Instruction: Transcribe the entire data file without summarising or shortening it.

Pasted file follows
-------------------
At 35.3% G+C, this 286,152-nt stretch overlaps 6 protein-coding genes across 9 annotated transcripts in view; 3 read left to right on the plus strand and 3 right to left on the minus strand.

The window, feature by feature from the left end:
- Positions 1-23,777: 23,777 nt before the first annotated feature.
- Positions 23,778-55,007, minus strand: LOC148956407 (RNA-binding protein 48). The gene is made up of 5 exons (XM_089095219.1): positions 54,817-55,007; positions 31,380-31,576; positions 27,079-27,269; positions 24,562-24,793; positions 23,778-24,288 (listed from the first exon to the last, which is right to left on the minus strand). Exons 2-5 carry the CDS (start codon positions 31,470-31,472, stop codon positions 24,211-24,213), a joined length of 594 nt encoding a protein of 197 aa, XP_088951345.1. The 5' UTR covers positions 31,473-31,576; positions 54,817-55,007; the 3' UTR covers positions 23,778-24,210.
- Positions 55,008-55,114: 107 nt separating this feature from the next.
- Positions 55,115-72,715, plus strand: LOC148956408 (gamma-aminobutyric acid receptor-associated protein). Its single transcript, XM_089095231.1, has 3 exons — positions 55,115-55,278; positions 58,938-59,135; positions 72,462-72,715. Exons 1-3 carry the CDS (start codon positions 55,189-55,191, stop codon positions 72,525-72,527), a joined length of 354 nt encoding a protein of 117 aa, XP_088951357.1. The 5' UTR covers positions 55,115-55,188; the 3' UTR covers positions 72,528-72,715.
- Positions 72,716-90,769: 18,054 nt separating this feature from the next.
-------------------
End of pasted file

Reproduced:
At 35.3% G+C, this 286,152-nt stretch overlaps 6 protein-coding genes across 9 annotated transcripts in view; 3 read left to right on the plus strand and 3 right to left on the minus strand.

The window, feature by feature from the left end:
- Positions 1-23,777: 23,777 nt before the first annotated feature.
- Positions 23,778-55,007, minus strand: LOC148956407 (RNA-binding protein 48). The gene is made up of 5 exons (XM_089095219.1): positions 54,817-55,007; positions 31,380-31,576; positions 27,079-27,269; positions 24,562-24,793; positions 23,778-24,288 (listed from the first exon to the last, which is right to left on the minus strand). Exons 2-5 carry the CDS (start codon positions 31,470-31,472, stop codon positions 24,211-24,213), a joined length of 594 nt encoding a protein of 197 aa, XP_088951345.1. The 5' UTR covers positions 31,473-31,576; positions 54,817-55,007; the 3' UTR covers positions 23,778-24,210.
- Positions 55,008-55,114: 107 nt separating this feature from the next.
- Positions 55,115-72,715, plus strand: LOC148956408 (gamma-aminobutyric acid receptor-associated protein). Its single transcript, XM_089095231.1, has 3 exons — positions 55,115-55,278; positions 58,938-59,135; positions 72,462-72,715. Exons 1-3 carry the CDS (start codon positions 55,189-55,191, stop codon positions 72,525-72,527), a joined length of 354 nt encoding a protein of 117 aa, XP_088951357.1. The 5' UTR covers positions 55,115-55,188; the 3' UTR covers positions 72,528-72,715.
- Positions 72,716-90,769: 18,054 nt separating this feature from the next.